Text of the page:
significant problems: the number of deals required could be exponential in the number
of resources, so affecting both the time it will take for the schema outlined to conclude and
the space that an agent will have to dedicate to storing it.
Thus in his proof of Theorem 1 (b), Sandholm observes that when an IR contract
path exists for a given IR deal, it may be the case that its length exceeds , i.e. some
agent passes a resource to another and then accepts the same resource at a later stage.
The typical form of the results that we derive can be summarised as:
For a structural constraint (contract or contract) and
a rationality constraint, e.g. holds if
is individually rational,
there are resource allocation settings
in which
there is a deal
satisfying all of the following.
 a.

is a deal.
 b.

can be realised by a contract path on which every deal satisfies the structural
constraint and the rationality constraint .
 c.
 Every such contract path has length at least .
For example, we show
that there are instances for which the shortest IR contract path has length exponential in
.^{2}In the next section we will be interested in lower bounds on the values of the following functions:
we introduce these in general terms to avoid unnecessary subsequent repetition.
Definition 6
Let
be a resource allocation setting.
Additionally let
and
be two predicates on deals. For a deal
the partial function
is the length of the
shortest contract path realising
if such a
path exists (and is undefined if no such path is possible). The partial function
is
Finally, the partial function
is
where consideration is restricted to those
deals
for which a realising
path exists.
The three measures, , and distinguish different aspects
regarding the length of contractpaths. The function is concerned with paths
realising a single deal
in a given resource allocation setting
: the
property of interest being the number of deals in the shortest, i.e. optimal length, path.
We stress that is a partial function whose value is undefined in the event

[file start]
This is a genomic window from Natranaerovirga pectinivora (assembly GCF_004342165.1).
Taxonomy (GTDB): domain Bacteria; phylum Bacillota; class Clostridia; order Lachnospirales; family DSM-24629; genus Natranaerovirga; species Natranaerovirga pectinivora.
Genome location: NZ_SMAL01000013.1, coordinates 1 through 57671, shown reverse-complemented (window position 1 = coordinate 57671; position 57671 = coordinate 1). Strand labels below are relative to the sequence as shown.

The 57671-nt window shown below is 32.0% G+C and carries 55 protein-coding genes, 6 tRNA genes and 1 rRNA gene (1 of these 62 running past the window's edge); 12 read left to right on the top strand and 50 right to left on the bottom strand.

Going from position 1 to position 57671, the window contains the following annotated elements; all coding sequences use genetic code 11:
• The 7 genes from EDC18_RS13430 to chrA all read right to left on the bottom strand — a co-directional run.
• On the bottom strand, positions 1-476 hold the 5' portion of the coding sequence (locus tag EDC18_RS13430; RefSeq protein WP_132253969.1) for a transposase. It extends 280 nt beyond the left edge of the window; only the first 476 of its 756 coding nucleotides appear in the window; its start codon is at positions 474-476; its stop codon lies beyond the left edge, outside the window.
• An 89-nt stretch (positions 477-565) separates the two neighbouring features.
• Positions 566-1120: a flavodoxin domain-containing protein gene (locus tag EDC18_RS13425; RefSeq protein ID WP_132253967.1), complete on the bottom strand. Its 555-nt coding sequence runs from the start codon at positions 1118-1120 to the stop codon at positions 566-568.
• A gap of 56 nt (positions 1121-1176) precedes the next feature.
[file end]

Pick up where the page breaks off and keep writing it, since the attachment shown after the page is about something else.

that
cannot be realised by a path in the
setting
.
The function is defined in terms of , again in the context of a specific
resource allocation setting. The behaviour of interest for , however, is not simply the length
of paths realising a specific
but the ``worstcase'' value of for
deals which are deals.
We note the qualification that is defined only for
deals that are capable of being realised by paths,
and thus do not consider cases for which no appropriate
contract path exists. Thus, if it should be the case that no deal in the setting
can be realised by a path then
the value
is undefined, i.e.
is also a partial function. We may interpret any upper bound on
in the following terms: if
then
any deal for which a path exists can be realised by a path of length
at most .
Our main interest will centre on which is concerned with the behaviour
of as a function of and and ranges over all tuples of utility
functions
. Our approach to obtaining
lower bounds for this function is constructive, i.e. for each
that is
considered, we show how the utility functions may be defined in a setting with resources
so as to yield a lower bound on
. In contrast to the measures
and , the function is not described in terms of a single fixed
resource allocation setting. It is, however, still a partial function: depending on
it may be the case that in every agent, resource allocation setting, regardless of
which choice of utility functions is made, there is no deal,
capable of
being realised by path, and for such cases the value of
will be undefined.^{3}
It is noted, at this point, that the definition of allows arbitrary
utility functions to be employed in constructing ``worstcase'' instances. While this is reasonable
in terms of general lower bound results, as will be apparent from the given constructions the utility
functions actually employed are highly artificial (and unlikely to feature in ``real'' application settings).
We shall attempt to address this objection by further considering bounds on the following variant of
:
Thus,
deals with resource allocation settings within which all of the
utility functions must satisfy a monotonicity constraint.
The main results of this article are presented in the next sections. We consider two general
classes of contract path: contract paths under various rationality conditions in
Section 2; and, similarly,
contract paths
for arbitrary values of in Section 3.
Our results are concerned with the construction of
resource allocation settings
for which given
some rationality requirement, e.g. that deals be individually rational, there is some deal
that satisfies the rationality condition, can be realised by a rational contract path (respectively,
contract path), but with the number of deals required by such paths being exponential in .
We additionally obtain slightly weaker (but still exponential) lower bounds for rational contract paths
within settings of monotone utility functions, i.e. for the measure
, outlining how
similar results may be derived for contract paths.
In the resource allocation settings constructed for demonstrating these properties
with contract paths, the constructed deal
is realisable with
a single contract but unrealisable by any rational contract path.
We discuss related work, in particular the recent study of Endrissetal:2004
that addresses similar issues to those considered in the present article, in Section 4.
Conclusions and some directions for further work are presented in the final section.
Next: Lower Bounds on Path Length
Up: Introduction
Previous: Introduction
Paul Dunne
20041126